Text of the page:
Enhanced Activity of the Cellulase Enzyme β-Glucosidase upon Addition of an Azobenzene-Based Surfactant
Zumra Peksaglam Seidel, C. Ted Lee Jr.
ACS Sustainable Chemistry & Engineering
β-Glucosidases catalyze the hydrolysis of cellobiose to glucose, which is often the rate-limiting step in the conversion of cellulose into fermentable sugars during bioethanol production. Thus, the structure and function of β-glucosidase from Aspergillus niger were examined in response to a photoresponsive azobenzene-based surfactant (4-ethyl-4′(trimethylamino-butoxy)azobenzene bromide, azoTAB) as a means to enhance the enzyme activity. Light and neutron scattering data indicate that pure β-glucosidase exists as dimers or higher aggregates in solution that are progressively converted to monomers with an increasing azoTAB concentration. This transition is accompanied by a 60% increase in catalytic activity. In contrast, the enzyme is simply deactivated in the presence of conventional straight-chain hydrocarbon surfactants. Shape-reconstructed images obtained from SANS data demonstrate that azoTAB causes selective unfolding in the α/β sandwich domain that comprises the crystallographic dimer interface, consistent with the observed transition to monomers. Furthermore, this domain forms one side of a long cleft that begins at the active site and facilitates the nonproductive binding of substrate or longer oligosaccharides, which at times can block the active site. Indeed, kinetic data indicate that the azoTAB-induced increase in β-glucosidase activity is a result of diminished substrate inhibition, thus providing a unique means of obtaining glucose-tolerant β-glucosidases.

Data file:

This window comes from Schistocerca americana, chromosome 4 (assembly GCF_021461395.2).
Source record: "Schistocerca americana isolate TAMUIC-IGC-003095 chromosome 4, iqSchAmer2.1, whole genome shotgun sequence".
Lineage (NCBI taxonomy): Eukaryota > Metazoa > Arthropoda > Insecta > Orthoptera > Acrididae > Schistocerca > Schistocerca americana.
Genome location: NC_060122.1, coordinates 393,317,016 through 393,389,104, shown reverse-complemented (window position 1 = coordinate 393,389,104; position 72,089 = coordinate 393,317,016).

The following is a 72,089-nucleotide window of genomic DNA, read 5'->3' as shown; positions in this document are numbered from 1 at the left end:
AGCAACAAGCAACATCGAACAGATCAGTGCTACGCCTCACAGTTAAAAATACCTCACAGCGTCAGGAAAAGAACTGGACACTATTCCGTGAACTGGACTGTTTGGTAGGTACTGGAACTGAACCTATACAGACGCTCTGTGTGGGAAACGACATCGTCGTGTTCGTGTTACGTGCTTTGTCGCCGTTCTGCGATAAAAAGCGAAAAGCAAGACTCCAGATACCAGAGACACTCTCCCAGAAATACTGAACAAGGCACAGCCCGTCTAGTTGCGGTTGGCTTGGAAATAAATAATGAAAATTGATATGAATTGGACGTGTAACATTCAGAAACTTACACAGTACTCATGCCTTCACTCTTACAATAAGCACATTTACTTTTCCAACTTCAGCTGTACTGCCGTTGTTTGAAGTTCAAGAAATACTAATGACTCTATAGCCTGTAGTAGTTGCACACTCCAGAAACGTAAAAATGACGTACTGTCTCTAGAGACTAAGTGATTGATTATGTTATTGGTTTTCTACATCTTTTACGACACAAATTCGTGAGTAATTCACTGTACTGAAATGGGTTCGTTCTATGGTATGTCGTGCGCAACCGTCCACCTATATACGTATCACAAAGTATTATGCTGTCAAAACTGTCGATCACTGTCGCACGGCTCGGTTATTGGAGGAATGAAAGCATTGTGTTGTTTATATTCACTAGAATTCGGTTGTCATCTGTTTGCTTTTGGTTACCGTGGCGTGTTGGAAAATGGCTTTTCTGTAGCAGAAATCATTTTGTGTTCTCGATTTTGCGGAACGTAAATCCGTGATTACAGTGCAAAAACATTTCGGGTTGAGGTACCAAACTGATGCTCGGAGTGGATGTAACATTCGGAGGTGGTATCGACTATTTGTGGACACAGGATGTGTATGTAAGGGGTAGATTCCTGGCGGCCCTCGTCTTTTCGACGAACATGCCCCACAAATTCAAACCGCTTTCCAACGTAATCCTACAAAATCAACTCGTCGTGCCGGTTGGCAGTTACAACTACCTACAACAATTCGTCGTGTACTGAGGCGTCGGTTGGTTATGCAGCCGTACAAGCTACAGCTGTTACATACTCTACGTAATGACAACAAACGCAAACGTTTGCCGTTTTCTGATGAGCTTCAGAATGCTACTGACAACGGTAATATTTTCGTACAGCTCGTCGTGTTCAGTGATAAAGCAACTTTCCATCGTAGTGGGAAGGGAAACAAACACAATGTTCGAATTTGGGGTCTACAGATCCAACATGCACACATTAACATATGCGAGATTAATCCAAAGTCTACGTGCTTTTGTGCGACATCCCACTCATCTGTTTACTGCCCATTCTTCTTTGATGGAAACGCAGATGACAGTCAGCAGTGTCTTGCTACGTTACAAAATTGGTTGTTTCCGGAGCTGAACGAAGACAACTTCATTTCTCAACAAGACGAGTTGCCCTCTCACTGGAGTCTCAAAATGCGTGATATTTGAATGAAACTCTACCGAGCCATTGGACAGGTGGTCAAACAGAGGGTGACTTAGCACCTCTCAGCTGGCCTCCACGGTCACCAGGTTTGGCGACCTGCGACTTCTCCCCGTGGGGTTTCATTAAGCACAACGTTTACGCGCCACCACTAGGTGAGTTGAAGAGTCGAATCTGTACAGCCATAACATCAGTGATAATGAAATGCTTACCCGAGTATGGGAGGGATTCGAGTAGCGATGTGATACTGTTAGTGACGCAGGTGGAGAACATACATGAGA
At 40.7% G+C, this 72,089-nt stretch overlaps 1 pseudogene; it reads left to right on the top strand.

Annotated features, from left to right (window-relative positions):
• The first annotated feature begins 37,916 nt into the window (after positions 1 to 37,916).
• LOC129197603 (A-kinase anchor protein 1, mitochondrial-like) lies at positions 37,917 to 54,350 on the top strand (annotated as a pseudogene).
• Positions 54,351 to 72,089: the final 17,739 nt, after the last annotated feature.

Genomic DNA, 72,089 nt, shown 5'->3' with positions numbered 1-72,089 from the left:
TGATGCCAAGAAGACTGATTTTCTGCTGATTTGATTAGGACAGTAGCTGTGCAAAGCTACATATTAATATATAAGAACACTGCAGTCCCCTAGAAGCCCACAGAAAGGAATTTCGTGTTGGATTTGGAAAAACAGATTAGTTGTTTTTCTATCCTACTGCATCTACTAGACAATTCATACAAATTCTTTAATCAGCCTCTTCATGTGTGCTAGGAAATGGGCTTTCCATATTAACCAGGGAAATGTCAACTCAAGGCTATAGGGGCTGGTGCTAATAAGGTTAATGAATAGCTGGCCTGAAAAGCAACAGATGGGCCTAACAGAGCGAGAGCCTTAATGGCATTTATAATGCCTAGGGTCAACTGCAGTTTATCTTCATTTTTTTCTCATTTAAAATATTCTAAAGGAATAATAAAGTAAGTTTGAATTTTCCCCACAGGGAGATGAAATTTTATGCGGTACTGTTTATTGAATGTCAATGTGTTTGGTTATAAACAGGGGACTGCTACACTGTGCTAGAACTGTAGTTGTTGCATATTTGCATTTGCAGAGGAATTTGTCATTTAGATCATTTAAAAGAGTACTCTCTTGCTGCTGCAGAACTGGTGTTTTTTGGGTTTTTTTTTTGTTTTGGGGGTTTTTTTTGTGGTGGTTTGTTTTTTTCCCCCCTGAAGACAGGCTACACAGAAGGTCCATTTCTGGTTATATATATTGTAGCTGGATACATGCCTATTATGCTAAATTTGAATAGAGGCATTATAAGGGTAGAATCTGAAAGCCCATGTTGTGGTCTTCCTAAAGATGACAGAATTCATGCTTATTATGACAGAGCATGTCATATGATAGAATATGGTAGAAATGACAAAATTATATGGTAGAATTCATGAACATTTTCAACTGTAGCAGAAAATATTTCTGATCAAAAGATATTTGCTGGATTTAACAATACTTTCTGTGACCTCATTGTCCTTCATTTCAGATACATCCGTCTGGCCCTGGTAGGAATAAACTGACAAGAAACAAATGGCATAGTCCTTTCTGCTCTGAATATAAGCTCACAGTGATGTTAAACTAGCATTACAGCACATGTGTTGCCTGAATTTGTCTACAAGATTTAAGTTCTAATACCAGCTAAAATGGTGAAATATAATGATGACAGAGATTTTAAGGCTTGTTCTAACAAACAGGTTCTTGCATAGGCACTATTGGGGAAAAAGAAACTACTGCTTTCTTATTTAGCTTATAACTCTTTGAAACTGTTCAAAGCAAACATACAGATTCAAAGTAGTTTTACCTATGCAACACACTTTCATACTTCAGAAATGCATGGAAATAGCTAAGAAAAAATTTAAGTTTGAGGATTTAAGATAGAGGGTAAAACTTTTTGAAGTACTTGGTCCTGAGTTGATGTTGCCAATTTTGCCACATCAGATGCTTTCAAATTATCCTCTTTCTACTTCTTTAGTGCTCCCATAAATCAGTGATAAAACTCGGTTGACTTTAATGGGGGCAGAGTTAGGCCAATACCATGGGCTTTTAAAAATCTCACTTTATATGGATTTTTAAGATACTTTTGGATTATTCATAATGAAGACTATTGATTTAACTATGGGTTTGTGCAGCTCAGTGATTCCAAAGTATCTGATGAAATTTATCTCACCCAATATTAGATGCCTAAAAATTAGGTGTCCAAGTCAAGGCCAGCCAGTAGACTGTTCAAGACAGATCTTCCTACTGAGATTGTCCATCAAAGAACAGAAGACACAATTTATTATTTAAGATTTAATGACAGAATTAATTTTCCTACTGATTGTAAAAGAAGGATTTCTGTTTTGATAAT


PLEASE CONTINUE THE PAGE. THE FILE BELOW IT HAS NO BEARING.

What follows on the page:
Circular dichroism, Protein folding, Chemical stability, Secondary structure, Biochemistry